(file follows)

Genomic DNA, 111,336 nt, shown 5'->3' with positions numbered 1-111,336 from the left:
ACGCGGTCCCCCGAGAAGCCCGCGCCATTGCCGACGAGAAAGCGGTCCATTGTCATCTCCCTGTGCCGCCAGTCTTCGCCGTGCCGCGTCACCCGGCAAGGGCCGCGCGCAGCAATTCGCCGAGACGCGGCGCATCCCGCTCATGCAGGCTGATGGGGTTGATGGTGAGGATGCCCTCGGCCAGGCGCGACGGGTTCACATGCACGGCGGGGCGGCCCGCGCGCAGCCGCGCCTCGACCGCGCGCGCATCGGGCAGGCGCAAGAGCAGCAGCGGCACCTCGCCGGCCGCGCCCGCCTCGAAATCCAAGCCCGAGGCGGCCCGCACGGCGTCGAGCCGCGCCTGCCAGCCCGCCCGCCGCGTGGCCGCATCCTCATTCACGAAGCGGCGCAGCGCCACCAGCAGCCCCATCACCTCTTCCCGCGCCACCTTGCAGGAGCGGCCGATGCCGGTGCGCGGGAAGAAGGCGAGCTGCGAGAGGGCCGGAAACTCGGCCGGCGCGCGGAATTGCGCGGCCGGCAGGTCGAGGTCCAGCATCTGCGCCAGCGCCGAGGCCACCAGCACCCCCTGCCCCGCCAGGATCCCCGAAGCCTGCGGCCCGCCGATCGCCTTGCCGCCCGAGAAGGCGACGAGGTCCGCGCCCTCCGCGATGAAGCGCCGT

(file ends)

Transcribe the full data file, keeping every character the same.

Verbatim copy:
Genomic DNA, 111,336 nt, shown 5'->3' with positions numbered 1-111,336 from the left:
ACGCGGTCCCCCGAGAAGCCCGCGCCATTGCCGACGAGAAAGCGGTCCATTGTCATCTCCCTGTGCCGCCAGTCTTCGCCGTGCCGCGTCACCCGGCAAGGGCCGCGCGCAGCAATTCGCCGAGACGCGGCGCATCCCGCTCATGCAGGCTGATGGGGTTGATGGTGAGGATGCCCTCGGCCAGGCGCGACGGGTTCACATGCACGGCGGGGCGGCCCGCGCGCAGCCGCGCCTCGACCGCGCGCGCATCGGGCAGGCGCAAGAGCAGCAGCGGCACCTCGCCGGCCGCGCCCGCCTCGAAATCCAAGCCCGAGGCGGCCCGCACGGCGTCGAGCCGCGCCTGCCAGCCCGCCCGCCGCGTGGCCGCATCCTCATTCACGAAGCGGCGCAGCGCCACCAGCAGCCCCATCACCTCTTCCCGCGCCACCTTGCAGGAGCGGCCGATGCCGGTGCGCGGGAAGAAGGCGAGCTGCGAGAGGGCCGGAAACTCGGCCGGCGCGCGGAATTGCGCGGCCGGCAGGTCGAGGTCCAGCATCTGCGCCAGCGCCGAGGCCACCAGCACCCCCTGCCCCGCCAGGATCCCCGAAGCCTGCGGCCCGCCGATCGCCTTGCCGCCCGAGAAGGCGACGAGGTCCGCGCCCTCCGCGATGAAGCGCCGT